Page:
Family?That’s right. I was 27 years old and I had a family. Shortly before I graduated from drama school, I had fallen in love with a wonderful woman. Five years later, we were married. I had taken on the responsibility of helping to raise her two children, with little financial and no emotional support from their father, who actively worked to disrupt not only our marriage, but our relationship with the kids as well. I’d taken everything I had saved from Star Trek and Stand By Me and invested it in our home and our wedding.
My life as a husband and stepfather was very rewarding, but a desire to regain the success I’d enjoyed as a child and teenager pulled at me constantly. It kept me awake at night and was a constant distraction. Like the Not Me ghost from Family Circus, Prove To Everyone That Quitting Star Trek Wasn’t A Mistake slept between my wife and me in our bed and ate with us at every meal. When I could have been playing with my stepkids, Prove To Everyone That Quitting Star Trek Wasn’t A Mistake and I would sit and stare vacantly at the TV, wondering what could have been.
The weekend after the Hooters Incident (as it came to be known), my wife was out of town and Prove To Everyone That Quitting Star Trek Wasn’t A Mistake and I found ourselves in front of my computer. I surfed the Internet, played Diablo II, created WinAmp play lists . . . I did everything I could to get that Hooters waitress out of my mind.
Yes, that’s how badly it hurt me: I was actively trying to get a Hooters waitress out of my mind. While my wife was out of town.
Somewhere in that day, while I was battling the forces of polygonal evil on Battle.Net, Prove To Everyone tapped me on the shoulder, and said, “Dude. You should make a website and let the world know that you are still alive and still acting.”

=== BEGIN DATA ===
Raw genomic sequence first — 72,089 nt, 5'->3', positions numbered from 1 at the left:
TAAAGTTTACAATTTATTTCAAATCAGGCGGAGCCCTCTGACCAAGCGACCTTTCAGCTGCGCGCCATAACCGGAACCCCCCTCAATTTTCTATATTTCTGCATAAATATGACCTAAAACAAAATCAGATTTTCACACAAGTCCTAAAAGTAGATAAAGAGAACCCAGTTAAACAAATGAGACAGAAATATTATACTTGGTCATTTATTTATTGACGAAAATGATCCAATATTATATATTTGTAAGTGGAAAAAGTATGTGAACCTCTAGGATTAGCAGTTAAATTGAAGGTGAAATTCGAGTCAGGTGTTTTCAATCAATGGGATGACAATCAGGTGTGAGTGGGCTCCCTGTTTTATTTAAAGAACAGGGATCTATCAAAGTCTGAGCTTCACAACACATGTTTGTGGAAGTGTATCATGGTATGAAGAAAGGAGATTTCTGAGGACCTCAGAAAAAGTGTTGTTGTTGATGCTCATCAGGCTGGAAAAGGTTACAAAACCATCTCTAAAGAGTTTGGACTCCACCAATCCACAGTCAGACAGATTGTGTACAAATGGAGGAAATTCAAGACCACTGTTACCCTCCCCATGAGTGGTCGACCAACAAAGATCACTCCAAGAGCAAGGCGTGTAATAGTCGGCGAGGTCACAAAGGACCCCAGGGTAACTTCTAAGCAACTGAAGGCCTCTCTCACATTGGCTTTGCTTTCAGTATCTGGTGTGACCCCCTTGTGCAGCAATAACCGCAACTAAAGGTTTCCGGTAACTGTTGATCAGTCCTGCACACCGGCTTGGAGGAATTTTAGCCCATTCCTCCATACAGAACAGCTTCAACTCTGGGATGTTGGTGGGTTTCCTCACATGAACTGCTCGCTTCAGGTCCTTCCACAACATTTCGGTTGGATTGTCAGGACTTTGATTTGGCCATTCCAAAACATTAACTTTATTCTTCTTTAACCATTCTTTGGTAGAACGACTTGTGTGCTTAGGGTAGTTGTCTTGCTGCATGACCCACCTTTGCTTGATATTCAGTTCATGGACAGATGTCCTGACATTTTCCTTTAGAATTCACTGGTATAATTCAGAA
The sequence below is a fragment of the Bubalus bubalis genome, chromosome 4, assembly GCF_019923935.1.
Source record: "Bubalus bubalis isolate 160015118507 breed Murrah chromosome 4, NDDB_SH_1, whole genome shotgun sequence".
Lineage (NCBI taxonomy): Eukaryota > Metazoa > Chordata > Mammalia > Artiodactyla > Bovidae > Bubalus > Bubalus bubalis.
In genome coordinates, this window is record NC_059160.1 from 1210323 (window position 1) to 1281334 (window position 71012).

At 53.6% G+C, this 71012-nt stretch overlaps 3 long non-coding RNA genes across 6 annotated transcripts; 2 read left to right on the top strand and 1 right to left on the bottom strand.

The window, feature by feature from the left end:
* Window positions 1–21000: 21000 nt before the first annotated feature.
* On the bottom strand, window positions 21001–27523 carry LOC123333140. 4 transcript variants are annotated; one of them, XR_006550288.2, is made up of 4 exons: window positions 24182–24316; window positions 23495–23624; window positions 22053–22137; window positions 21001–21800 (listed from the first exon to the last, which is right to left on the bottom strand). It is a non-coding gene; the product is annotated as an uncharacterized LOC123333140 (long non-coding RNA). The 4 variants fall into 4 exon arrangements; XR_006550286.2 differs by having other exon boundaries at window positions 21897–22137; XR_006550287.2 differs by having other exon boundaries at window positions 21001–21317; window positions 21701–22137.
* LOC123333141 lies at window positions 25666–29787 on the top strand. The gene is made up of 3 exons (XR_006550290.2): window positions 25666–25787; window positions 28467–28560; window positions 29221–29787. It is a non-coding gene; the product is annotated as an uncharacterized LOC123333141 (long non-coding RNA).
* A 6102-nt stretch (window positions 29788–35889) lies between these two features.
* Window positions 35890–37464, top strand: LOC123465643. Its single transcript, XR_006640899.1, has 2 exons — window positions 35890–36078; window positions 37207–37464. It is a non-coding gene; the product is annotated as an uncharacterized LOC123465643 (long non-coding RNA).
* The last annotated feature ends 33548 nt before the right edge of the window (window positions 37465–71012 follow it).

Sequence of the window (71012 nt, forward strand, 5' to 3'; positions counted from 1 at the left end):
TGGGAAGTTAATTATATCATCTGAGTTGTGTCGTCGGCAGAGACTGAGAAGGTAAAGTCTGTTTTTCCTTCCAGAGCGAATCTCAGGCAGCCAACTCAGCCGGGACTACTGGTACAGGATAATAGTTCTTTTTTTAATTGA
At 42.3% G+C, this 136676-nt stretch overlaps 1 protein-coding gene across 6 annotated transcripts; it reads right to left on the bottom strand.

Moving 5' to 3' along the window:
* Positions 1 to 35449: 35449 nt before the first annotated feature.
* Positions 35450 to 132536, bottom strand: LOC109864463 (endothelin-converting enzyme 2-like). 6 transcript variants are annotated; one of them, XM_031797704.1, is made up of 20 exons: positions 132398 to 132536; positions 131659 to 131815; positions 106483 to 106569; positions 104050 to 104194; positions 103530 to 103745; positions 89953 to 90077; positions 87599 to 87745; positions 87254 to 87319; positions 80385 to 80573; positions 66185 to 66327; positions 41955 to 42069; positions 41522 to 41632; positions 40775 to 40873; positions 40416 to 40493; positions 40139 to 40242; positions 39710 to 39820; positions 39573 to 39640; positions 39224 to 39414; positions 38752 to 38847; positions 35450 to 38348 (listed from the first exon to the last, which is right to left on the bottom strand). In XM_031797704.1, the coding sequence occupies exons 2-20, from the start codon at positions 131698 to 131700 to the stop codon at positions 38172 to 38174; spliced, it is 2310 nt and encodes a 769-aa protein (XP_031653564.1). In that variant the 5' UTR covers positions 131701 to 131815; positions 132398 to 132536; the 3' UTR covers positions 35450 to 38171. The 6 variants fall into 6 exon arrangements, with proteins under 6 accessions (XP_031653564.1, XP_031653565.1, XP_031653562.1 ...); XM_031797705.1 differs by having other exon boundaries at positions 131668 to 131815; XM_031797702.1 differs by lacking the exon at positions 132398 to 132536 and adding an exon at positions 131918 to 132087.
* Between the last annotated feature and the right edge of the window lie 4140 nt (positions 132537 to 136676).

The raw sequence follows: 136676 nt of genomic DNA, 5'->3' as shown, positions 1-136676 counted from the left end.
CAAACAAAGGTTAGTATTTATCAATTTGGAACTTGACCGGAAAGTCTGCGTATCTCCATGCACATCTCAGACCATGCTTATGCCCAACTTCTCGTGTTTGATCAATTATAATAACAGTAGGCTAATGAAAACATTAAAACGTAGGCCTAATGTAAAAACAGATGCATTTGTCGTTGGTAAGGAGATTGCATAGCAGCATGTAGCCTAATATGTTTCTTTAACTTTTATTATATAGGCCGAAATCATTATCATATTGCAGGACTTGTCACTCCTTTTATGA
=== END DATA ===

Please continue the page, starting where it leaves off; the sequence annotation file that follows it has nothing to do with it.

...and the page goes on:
I paused the game and looked back at him. I had wanted a presence on the Web for a long time, but I didn’t have the skills to build a website. I’d been given the names of several designers, but wanted to do the whole thing myself, for better or for worse.
“Oh my god. That’s a fantastic idea! Maybe we’ll even get noticed by Hollywood again!”
“Just make sure you make the website edgy,” he said.
“If you were real, I’d cock-punch you for that,” I said.
I quit the game and went to Yahoo! Geocities, where I created an account called “tvswilwheaton.” (Get it? “TV’s Wil Wheaton!” Because I’m still on TV, except I’m not.) Because I had absolutely no idea how to write HTML, and I knew nothing about tables, CSS, RSS feeds, or the W3C, I spent the next few hours clumsily learning my way around the Yahoo! Pagebuilder. I used their WYSIWYG editor to—ahem—“design” my very first web page. The result was incredibly lame, but it was mine. I named it Where’s My Burrito? after one of my favorite episodes of The Simpsons.
When it was done, Prove To Everyone That Quitting Star Trek Wasn’t A Mistake and I shared a high five. I was proud of what I’d created. I posted a link to it in a small Wil Wheaton online fan club and wondered if anyone would care.
Boy, did they care! I had over 700 visitors in a couple weeks, without being listed in a single search engine. The response excited me, and I started updating the site quite frequently by hand-coding “news updates” into the main page. Here’s the very first “news update” I did, way back before I had even heard of a weblog:
I am so embarrassed when I read that and compare it to the way I write now. It’s a horrible mangling of the English language, I change from present to past tense and back again, and use an annoying passive voice throughout the whole thing. Oh, and all the ComicCon stuff is bullshit. I may have been at the keyboard, but Prove To Everyone That Quitting Star Trek Wasn’t A Mistake was definitely in the driver’s seat, so I projected my idealized self: I was a devil-may-care Gatsby, funny and irreverent, and living the celebrity dream.